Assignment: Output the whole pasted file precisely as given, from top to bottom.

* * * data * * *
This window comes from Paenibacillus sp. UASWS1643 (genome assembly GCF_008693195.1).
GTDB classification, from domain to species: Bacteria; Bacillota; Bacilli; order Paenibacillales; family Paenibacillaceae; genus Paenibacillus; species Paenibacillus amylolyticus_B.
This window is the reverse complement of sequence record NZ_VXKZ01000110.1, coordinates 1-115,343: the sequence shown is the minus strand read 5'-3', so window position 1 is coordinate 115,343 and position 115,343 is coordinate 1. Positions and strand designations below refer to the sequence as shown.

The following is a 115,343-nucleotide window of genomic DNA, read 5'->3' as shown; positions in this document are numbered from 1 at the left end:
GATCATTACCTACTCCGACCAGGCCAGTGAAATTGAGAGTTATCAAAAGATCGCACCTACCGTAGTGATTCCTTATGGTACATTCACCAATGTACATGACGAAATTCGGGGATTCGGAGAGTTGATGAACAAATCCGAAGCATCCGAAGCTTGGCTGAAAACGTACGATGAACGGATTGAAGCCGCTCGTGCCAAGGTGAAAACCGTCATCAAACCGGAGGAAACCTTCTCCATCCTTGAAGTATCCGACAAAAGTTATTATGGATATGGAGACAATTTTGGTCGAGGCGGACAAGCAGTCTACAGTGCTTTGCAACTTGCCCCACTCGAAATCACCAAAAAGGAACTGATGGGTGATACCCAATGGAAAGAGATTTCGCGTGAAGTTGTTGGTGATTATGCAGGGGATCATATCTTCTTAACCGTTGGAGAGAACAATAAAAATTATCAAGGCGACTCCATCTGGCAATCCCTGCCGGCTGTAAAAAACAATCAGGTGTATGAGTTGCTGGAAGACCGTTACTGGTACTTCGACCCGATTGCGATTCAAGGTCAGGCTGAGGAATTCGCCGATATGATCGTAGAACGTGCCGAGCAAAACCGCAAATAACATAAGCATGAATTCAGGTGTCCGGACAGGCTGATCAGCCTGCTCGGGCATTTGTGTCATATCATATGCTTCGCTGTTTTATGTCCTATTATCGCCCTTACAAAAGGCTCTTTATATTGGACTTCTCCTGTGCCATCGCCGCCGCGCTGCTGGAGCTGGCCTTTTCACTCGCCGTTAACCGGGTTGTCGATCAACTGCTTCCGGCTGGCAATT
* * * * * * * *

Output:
This window comes from Paenibacillus sp. UASWS1643 (genome assembly GCF_008693195.1).
GTDB classification, from domain to species: Bacteria; Bacillota; Bacilli; order Paenibacillales; family Paenibacillaceae; genus Paenibacillus; species Paenibacillus amylolyticus_B.
This window is the reverse complement of sequence record NZ_VXKZ01000110.1, coordinates 1-115,343: the sequence shown is the minus strand read 5'-3', so window position 1 is coordinate 115,343 and position 115,343 is coordinate 1. Positions and strand designations below refer to the sequence as shown.

The following is a 115,343-nucleotide window of genomic DNA, read 5'->3' as shown; positions in this document are numbered from 1 at the left end:
GATCATTACCTACTCCGACCAGGCCAGTGAAATTGAGAGTTATCAAAAGATCGCACCTACCGTAGTGATTCCTTATGGTACATTCACCAATGTACATGACGAAATTCGGGGATTCGGAGAGTTGATGAACAAATCCGAAGCATCCGAAGCTTGGCTGAAAACGTACGATGAACGGATTGAAGCCGCTCGTGCCAAGGTGAAAACCGTCATCAAACCGGAGGAAACCTTCTCCATCCTTGAAGTATCCGACAAAAGTTATTATGGATATGGAGACAATTTTGGTCGAGGCGGACAAGCAGTCTACAGTGCTTTGCAACTTGCCCCACTCGAAATCACCAAAAAGGAACTGATGGGTGATACCCAATGGAAAGAGATTTCGCGTGAAGTTGTTGGTGATTATGCAGGGGATCATATCTTCTTAACCGTTGGAGAGAACAATAAAAATTATCAAGGCGACTCCATCTGGCAATCCCTGCCGGCTGTAAAAAACAATCAGGTGTATGAGTTGCTGGAAGACCGTTACTGGTACTTCGACCCGATTGCGATTCAAGGTCAGGCTGAGGAATTCGCCGATATGATCGTAGAACGTGCCGAGCAAAACCGCAAATAACATAAGCATGAATTCAGGTGTCCGGACAGGCTGATCAGCCTGCTCGGGCATTTGTGTCATATCATATGCTTCGCTGTTTTATGTCCTATTATCGCCCTTACAAAAGGCTCTTTATATTGGACTTCTCCTGTGCCATCGCCGCCGCGCTGCTGGAGCTGGCCTTTTCACTCGCCGTTAACCGGGTTGTCGATCAACTGCTTCCGGCTGGCAATT